Best Of British Game Developers Publishers – An Introduction

Okay so before I get into this one, I need to explain my big plan here. I want to write an insightful book covering some of the best of British game developers and publishers of the 8, 16 and 32 bit bit era of gaming and some of their games. How they started, the games they released and where they are today. This article right here is a small prototype of what I want to book to be, the final book will be a much bigger idea. This is just a quick-ish look at one of many British game developers and publishers I aim to cover. I already have three of these written up, this is only one of them (an abridged version at that too) and there is a lot more to cover.

This article will be a look at Imagine Software just to whet the appetite. I also have write-ups of Psygnosis and Ocean already done too. But those are just the tip of the iceberg as I’m planning on covering Elite, U.S. Gold (despite the name they were British), Gremlin Graphics, The Bitmap Brothers, Ultimate Play The Game (who later became Rare), DMA Design (who became Rockstar) and also cover the great Peter Molynuex’s companies including Bullfrog and Lionhead. Quite possibly more will be added to the list as I continue to write more and more…Codemasters?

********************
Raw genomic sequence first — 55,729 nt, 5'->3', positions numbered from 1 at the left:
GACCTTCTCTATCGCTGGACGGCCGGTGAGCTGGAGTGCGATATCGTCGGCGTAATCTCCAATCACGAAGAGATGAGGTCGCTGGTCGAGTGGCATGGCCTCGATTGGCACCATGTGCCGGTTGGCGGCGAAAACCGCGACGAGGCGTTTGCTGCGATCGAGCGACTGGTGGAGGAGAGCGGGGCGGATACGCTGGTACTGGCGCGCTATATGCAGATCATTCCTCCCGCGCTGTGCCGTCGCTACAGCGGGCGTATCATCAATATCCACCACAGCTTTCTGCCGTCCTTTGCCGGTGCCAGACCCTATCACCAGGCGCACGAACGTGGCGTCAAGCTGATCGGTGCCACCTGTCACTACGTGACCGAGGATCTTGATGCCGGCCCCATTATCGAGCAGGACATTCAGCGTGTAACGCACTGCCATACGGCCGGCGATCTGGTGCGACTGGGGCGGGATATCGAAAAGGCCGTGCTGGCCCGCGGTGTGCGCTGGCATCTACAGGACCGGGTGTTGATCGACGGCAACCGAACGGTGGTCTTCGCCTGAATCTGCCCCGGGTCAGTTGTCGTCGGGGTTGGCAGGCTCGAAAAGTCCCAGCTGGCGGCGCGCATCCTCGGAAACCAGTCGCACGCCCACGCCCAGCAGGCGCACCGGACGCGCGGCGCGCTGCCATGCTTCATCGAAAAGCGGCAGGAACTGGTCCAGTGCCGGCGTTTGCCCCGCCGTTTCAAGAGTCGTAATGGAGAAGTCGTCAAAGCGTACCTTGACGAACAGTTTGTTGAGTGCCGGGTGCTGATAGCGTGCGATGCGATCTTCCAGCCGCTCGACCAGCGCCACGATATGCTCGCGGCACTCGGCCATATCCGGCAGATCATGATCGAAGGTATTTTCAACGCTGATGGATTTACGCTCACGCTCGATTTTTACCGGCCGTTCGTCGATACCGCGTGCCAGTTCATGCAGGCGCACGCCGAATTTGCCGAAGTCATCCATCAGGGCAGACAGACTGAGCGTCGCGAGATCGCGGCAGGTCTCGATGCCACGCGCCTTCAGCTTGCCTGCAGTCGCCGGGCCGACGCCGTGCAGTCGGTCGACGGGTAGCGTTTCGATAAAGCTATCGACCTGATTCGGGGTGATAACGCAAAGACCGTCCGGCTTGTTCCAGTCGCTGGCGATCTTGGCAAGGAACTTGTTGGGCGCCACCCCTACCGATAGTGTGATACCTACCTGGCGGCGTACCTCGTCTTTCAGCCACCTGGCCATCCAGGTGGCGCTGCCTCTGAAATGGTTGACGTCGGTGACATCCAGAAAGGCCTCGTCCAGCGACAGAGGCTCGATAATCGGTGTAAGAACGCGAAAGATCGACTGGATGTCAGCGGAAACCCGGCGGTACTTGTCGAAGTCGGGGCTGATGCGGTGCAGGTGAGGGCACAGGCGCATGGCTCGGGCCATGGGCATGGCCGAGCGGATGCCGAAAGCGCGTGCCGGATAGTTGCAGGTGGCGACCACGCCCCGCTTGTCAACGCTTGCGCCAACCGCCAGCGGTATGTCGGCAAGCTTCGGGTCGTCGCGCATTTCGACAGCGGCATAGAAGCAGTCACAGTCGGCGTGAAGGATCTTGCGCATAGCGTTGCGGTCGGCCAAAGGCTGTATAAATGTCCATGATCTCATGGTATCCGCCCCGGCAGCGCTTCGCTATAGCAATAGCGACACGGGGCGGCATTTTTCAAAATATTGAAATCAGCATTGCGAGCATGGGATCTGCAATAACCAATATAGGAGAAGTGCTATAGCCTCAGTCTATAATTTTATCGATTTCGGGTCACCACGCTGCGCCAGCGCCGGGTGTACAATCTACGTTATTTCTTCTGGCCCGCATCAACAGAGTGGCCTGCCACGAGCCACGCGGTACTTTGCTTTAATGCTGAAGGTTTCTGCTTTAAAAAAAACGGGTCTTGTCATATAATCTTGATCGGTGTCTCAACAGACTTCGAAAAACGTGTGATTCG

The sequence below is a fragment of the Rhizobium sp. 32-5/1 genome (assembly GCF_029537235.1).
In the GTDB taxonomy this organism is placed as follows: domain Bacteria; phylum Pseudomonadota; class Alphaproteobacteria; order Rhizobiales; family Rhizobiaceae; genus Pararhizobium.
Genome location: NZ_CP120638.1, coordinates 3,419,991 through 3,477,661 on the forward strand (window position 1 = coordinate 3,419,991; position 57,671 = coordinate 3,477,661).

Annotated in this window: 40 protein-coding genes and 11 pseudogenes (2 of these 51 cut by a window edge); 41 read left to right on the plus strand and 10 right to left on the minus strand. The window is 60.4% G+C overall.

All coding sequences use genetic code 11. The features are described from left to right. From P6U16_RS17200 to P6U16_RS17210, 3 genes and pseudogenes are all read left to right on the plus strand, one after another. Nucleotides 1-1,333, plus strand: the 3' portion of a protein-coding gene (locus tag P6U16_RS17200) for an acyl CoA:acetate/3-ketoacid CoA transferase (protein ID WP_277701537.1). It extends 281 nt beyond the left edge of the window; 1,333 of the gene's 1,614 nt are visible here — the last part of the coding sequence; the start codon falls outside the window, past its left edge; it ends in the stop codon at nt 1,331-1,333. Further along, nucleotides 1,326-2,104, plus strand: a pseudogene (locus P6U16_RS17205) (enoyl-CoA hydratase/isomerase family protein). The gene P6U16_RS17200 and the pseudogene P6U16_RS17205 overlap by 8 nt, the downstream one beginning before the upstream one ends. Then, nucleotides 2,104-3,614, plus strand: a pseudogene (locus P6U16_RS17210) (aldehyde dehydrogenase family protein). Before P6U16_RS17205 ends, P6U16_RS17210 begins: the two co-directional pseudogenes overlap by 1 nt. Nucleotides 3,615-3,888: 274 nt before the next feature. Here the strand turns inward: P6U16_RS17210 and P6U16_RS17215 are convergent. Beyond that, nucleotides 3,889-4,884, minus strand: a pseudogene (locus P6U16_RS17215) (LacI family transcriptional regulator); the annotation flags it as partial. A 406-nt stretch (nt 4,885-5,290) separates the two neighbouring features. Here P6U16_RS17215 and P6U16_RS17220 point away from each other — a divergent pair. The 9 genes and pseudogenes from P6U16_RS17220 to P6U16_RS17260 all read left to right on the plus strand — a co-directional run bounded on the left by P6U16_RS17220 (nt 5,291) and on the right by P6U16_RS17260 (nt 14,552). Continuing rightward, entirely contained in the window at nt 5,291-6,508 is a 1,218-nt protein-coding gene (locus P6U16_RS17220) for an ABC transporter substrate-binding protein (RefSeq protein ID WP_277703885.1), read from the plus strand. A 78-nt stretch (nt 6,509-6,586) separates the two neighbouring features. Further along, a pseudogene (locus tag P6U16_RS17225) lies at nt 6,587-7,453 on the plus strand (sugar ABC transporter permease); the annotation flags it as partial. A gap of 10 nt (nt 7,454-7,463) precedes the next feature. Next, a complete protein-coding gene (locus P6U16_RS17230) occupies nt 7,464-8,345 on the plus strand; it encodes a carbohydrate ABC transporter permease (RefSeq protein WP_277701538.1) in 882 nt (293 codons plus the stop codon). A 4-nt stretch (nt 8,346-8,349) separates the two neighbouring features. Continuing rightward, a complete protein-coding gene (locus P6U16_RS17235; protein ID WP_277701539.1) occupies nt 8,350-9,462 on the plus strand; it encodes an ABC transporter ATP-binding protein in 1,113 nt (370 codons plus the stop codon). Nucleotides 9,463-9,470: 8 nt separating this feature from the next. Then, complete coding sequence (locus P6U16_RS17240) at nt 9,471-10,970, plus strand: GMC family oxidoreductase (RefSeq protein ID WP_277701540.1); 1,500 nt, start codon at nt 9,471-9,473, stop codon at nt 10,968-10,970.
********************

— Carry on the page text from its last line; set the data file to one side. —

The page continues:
I have been researching this for the last 12 months or so, watching documentaries, reading articles, digging up old gaming magazines and of course mining my own memories of growing up playing the games of these companies myself. I have a tonne of information all ready to go, thousands upon thousands of notes and facts that just need re-typing and formatting into readable content. Seeing as retro gaming is pretty big right now, I think a book like this could do very well. Plus I feel it will be an insightful education for non-British gamers who didn’t realise just how strong the British game industry was in the 80s and 90s. You see, while North America was feeling the fallout from the infamous ‘video game crash of 1983’, back in Blighty – we were just not affected at all. Nintendo didn’t save us or the game’s industry the same way its been perceived as doing in America simply because the U.K already had an established gaming industry that was growing stronger and stronger each year. More on my overall plan at the end of this article.